Skip to content

Surprise pet Christmas presents are ill-advised, BC SPCA warns

Pet ownership a decision that should be looked at as a 10 to 20 year commitment

Cats and dogs do not make for good Christmas presents, according to a spokesperson for the BC SPCA

Owning a cat, dog, or even rabbit comes with a lot of responsibility and is a huge undertaking, especially if you are not used to caring for a living animal, Emma Hamill, Animal Centre Manager at BC SPCA’s Victoria branch said.

“Surprise presents are especially advised against doing such a thing,” Hamil said. “In our application, it says, Are you going to give this animal as a gift?”

Adopting an animal from a shelter or an organization like the BC SPCA can be excellent. Still, it is important to remember that rescue animals can come with massive trauma, said Hamil.

“What I recommend to folks when they bring a rescue animal into the home is the 333 rule,” said Hamil. “That’s three days to settle in, three weeks until they’re feeling safe, starting to show their personality, and then three months until they’re completely safe.”

If someone does decide to buy a pet as a present, it is important to remember that this gift can be a 20-year commitment, especially if you are getting a kitten, she said.

“It’s a decision that you should look at as a commitment for 10 to sometimes 20 years. They can live quite a long time if you’re getting a cat. So really doing your research is important.”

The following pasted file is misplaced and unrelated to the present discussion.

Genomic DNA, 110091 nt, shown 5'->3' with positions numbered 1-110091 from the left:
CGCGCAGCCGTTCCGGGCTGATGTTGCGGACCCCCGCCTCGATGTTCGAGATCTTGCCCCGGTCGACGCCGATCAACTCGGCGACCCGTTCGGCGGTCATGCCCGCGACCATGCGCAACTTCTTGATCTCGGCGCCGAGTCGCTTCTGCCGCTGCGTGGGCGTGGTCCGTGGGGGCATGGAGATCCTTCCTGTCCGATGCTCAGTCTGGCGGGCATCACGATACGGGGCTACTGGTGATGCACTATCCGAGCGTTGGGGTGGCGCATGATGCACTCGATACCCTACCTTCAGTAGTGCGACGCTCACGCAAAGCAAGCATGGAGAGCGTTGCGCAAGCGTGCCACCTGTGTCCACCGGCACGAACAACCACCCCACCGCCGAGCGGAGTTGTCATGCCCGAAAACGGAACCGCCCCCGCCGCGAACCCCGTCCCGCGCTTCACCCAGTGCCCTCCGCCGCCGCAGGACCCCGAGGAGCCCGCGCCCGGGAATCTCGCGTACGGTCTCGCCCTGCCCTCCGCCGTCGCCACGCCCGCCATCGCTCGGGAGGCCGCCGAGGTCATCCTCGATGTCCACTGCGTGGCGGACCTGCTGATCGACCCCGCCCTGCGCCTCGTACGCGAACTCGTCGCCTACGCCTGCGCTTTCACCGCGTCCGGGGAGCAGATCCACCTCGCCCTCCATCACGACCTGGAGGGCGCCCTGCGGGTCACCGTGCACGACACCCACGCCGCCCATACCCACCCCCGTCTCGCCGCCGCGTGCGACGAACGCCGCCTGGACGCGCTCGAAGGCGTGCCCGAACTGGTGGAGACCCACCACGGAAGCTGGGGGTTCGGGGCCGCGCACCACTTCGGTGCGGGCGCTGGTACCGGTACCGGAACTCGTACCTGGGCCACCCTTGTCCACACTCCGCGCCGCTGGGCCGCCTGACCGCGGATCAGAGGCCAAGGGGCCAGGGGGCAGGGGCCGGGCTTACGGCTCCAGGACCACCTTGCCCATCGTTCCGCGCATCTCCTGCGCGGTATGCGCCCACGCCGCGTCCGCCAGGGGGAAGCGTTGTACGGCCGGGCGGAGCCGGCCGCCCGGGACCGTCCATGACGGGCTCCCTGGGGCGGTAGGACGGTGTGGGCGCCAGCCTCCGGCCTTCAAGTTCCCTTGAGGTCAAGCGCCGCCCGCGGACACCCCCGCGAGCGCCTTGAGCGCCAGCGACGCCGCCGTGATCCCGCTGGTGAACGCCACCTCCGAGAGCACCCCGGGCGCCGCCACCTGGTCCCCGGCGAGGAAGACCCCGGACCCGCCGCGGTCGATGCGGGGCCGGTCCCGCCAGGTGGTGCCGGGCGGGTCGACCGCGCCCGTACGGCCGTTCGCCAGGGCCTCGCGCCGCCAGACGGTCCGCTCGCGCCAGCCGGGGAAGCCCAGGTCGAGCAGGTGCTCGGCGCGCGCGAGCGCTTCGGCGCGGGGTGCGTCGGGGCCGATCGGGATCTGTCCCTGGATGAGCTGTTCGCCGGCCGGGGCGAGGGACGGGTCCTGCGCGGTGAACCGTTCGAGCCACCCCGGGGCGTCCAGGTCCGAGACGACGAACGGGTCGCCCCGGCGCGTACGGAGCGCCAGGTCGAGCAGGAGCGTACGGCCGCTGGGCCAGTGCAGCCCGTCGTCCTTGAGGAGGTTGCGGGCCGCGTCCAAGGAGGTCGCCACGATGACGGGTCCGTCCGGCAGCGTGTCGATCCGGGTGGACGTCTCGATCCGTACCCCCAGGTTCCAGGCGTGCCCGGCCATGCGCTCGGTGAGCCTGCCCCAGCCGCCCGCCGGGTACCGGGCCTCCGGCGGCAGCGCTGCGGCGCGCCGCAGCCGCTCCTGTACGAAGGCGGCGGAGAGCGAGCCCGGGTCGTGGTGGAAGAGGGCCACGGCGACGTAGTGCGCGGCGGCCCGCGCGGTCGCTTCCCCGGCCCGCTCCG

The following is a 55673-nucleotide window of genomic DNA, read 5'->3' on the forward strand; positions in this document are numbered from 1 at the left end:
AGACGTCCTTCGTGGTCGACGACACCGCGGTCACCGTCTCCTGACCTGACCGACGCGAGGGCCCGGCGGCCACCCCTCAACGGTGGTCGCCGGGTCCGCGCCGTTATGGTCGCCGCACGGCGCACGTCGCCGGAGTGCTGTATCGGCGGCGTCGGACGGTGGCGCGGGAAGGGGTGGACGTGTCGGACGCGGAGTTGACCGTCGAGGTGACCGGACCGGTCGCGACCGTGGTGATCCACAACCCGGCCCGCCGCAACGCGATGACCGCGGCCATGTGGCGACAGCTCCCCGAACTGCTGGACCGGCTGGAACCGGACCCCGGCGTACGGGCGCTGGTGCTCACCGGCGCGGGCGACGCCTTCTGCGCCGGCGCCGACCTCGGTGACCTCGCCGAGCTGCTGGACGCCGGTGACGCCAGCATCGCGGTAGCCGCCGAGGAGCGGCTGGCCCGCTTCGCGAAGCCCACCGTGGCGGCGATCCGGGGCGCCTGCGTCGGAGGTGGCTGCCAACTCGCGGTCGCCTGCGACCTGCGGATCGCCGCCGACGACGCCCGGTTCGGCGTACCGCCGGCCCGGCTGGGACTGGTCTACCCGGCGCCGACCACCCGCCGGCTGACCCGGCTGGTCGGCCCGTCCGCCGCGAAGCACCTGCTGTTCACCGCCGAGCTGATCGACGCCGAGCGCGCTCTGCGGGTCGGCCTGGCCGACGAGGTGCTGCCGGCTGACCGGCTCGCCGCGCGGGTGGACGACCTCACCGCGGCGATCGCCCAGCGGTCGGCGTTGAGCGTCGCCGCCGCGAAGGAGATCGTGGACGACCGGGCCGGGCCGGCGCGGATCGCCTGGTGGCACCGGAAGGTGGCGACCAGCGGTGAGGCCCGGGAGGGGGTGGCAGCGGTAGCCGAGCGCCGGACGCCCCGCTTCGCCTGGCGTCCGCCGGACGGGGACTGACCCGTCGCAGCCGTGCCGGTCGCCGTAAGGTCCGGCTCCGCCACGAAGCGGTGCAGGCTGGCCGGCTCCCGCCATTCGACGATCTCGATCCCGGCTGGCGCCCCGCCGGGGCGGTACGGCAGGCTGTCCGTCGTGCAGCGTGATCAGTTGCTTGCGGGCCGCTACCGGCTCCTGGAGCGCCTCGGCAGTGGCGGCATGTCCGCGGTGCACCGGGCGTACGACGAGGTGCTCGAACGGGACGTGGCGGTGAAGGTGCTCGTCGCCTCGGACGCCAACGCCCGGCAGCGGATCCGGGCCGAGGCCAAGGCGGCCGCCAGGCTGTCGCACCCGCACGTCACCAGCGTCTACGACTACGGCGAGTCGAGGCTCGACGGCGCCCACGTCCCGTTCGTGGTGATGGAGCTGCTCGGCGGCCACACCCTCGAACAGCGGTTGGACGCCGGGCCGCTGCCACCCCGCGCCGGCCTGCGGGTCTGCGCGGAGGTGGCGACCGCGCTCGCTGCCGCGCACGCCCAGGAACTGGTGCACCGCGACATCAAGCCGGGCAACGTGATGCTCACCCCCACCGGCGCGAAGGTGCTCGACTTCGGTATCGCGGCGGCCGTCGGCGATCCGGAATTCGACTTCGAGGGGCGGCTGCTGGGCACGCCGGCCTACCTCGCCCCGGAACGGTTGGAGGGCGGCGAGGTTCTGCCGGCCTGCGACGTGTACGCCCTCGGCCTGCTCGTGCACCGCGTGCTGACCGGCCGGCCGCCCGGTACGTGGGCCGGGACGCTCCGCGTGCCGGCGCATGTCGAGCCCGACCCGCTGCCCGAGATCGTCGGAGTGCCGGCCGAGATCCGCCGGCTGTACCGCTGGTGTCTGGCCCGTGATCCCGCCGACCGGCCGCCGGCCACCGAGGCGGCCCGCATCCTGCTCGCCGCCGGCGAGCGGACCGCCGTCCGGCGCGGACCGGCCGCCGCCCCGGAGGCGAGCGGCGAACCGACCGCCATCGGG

Generally, the BC SPCA does not have people returning animals because they were a gift, according to Hamil. The pets surrendered to the BC SPCA are being given up due to lack of housing, behaviours or medical problems.

Cats, dogs, rabbits or birds all come with their separate challenges, Hamil said.

“Cats are a little bit more independent, whereas dogs take a little bit more work, training, adapting, you have to be prepared to exercise and stimulates their brains.”

Hamil said that if a parent is thinking about getting their child a present, it will most likely be the mum and dad responsible for feeding, walking and any vet bills that might arise.

“Research, educate and ensure that whoever receives that present is prepared.”


READ MORE: ‘People are seeing the need’ Demand for fostering animals increases in B.C.